Koji Uehara had a historic season, leaving him only one direction to go. (Sportsblogs.star-telegram.com)
The 2014 RotoRob MLB Draft Kit is back in action today with one of our beloved top 10 lists. So while Yu Darvish owners panic, let’s take a look at 10 players we’re avoiding — or at least not overpaying for — this season.
1. Koji Uehara, RP, Boston Red Sox: A waiver wire darling last year, Uehara won’t sneak up on anyone this season, and that’s the problem — we like him, but not at the price you’ll have to pay. What he did last year was historic (hell, he even ended a World Series game with a pickoff — see video below), so good luck getting a repeat. The fact that at age 38 (39 next month), he had a career high in games and IP is also worrisome. Don’t overpay here.
2. Jimmy Rollins, SS, Philadelphia Phillies: Rollins’ reputation now outstrips his performance and, as we intimated in our Shortstop Rankings, he has likely been reduced to an NL-only asset. He’s been durable the past couple of years, but if that’s the best thing we can say about him…
3. Ian Kinsler, 2B, Detroit Tigers: Kinsler is injury-prone, 31 years old (which is entering that danger area for keystone cornermen) and barely looks like a 20-20 man anymore, never mind a perennial 30-30 threat. He’s still an above average hitter, but is no longer even an average baserunner. Kinsler remains a strong starting second baseman, but if you’re paying for the 2011 version of him, you are going to be disappointed.
4. Bobby Parnell, RP, New York Mets: Parnell’s pain in the neck created an equal or greater pain in the posterior for his owners last year. This spring, his velocity is down as he continues to work his way back from neck surgery. Until recently, he was struggling to reach 90 mph, and while there have been recent improvements, we’re putting Parnell near the top of our list of closers likely to lose their job early this season.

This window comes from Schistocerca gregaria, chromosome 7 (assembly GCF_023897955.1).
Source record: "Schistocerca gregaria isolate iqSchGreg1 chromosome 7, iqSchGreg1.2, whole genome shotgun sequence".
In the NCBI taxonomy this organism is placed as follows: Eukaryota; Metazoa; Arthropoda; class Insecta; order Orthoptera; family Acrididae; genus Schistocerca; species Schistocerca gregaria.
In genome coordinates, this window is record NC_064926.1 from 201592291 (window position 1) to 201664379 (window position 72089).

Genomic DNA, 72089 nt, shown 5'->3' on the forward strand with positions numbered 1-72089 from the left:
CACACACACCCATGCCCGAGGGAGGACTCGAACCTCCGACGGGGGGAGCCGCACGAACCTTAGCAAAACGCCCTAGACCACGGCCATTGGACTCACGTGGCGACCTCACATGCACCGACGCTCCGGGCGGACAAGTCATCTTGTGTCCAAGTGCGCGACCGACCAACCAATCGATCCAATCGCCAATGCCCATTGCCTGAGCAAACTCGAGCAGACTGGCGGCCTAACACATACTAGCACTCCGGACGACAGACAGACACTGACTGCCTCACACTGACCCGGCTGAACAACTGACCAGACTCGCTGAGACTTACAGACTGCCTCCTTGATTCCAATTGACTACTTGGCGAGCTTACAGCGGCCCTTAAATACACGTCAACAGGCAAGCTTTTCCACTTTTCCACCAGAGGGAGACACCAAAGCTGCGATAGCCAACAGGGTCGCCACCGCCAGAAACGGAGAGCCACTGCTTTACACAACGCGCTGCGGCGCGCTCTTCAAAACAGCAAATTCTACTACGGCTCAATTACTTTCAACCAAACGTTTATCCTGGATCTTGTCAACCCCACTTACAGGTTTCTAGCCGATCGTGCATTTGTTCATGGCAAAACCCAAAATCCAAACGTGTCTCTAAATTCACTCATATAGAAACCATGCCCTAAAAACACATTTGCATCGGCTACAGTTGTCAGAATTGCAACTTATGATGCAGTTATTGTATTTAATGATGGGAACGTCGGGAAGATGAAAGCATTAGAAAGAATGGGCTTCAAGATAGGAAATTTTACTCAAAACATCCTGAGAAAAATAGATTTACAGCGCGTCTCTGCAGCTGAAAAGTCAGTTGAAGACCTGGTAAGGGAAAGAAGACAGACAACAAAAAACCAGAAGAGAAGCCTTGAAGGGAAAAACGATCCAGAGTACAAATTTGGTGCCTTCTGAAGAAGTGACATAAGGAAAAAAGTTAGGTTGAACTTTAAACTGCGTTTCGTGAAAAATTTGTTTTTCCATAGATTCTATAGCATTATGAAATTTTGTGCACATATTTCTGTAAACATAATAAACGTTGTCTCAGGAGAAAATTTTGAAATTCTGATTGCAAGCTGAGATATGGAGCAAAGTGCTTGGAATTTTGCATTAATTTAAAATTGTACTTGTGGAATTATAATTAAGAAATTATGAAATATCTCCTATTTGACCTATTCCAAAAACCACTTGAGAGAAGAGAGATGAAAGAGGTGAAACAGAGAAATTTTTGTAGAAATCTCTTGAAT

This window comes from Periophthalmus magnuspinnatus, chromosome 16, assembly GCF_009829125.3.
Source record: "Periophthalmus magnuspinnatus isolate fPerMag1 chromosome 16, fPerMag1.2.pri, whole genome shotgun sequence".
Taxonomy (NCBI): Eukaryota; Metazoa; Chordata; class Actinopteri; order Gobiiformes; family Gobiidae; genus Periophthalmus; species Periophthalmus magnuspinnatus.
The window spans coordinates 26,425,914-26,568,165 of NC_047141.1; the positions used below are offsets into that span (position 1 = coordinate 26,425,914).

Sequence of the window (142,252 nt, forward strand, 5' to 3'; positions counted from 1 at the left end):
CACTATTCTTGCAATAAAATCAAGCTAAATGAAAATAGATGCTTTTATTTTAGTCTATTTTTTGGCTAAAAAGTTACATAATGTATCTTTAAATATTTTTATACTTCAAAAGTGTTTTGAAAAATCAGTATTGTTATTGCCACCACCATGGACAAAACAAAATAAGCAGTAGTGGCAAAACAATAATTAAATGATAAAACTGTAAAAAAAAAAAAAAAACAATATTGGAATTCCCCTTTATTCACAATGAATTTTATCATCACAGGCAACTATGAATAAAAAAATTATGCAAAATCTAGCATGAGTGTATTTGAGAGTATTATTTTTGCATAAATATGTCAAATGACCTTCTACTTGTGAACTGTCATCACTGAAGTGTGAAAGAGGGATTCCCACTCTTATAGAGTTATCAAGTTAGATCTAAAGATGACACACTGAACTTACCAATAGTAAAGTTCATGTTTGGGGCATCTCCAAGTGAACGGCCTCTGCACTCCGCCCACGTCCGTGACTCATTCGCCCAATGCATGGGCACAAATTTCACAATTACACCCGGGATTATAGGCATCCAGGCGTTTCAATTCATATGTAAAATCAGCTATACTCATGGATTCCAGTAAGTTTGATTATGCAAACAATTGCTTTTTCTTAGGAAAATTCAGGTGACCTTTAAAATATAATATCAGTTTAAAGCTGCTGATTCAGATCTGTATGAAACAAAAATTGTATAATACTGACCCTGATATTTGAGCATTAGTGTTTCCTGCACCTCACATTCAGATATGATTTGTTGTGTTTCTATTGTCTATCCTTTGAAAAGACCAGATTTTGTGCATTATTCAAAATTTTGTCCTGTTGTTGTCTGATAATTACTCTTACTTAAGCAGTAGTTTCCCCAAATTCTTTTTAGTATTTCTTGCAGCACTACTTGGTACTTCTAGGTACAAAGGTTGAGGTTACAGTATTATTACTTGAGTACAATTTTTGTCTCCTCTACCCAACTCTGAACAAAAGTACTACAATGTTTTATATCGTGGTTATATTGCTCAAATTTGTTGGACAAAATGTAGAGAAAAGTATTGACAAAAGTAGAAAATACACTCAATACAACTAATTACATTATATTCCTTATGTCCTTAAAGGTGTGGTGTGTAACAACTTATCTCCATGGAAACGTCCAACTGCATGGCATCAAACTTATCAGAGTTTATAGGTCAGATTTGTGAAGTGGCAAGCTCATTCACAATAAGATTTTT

5. Johnny Cueto, SP, Cincinnati Reds: Slotted 74th in our Starting Pitcher Rankings a couple of months ago, Cueto is dealing with a wonky back this spring and it’s still unclear if he’ll be good to go when the bell rings. It’s not a promising sign for a hurler that barely cracked 60 IP last season thanks to ongoing shoulder woes. Here’s a Red that is waving a huge red flag.
6. David Ortiz, DH, Boston Red Sox: Ortiz seems ageless, and many will be seduced by his super human performance in the 2013 World Series and wind up drafting him before his time. But that would be a mistake. His overall work at the plate slipped last year, he is 38, and while it wouldn’t be surprising if his production declined only slightly, we can’t help but worry about his ability to stay healthy. Big Papi is still the best DH to own, but do not overbid.
7. Chris Johnson, 3B, Atlanta Braves: Slotted 16th in our Third Base Rankings, Johnson will get a boost from hitting cleanup for the Braves this year, but expecting him to duplicate his 2013 numbers is foolhardy. He somehow managed to finish second in the NL batting race despite his poor contact skills. Of course, an MLB-leading .394 BABIP sure helped. Can Johnson continue to defy the odds (career .361 BABIP)? It’s possible. But how much do you want to gamble on this happening?
8. Jered Weaver, SP, Los Angeles Angels: Weaver, 29th in our recent Starting Pitcher Rankings, took longer to get through innings last season as his ability to dominate continues to diminish. Many experts believe he’s fallen so far in the rankings that he is now a sleeper, but we think there is still further to fall here. As Weaver’s velocity falls, his ERA will rise, so don’t be shocked if it escalates north of the 4.00 mark this season.
9. Domonic Brown, OF, Philadelphia Phillies: Check out this player: 387 at-bats, 48 runs, 102 hits, 17 doubles, three triples, 15 homers, 58 RBI, five steals, .264 BA. Not exactly an enticing outfield option, is he? Well, this is Brown last year, stripped of his phenomenal May. Makes you think, doesn’t it?
10. Jarrod Saltalamacchia, Miami Marlins: Many of Saltalamacchia’s homers turned into doubles last year. Expecting that trend to reverse itself in spacious Marlins Park is unwise. And that career-best .273 BA last year? Um, ya. It was fuelled by an unsustainable .372 BABIP. Salty’s a good offensive catcher, but don’t expect miracles.
Now it’s your turn. Let us know in the comments below which players you’re avoiding this season.
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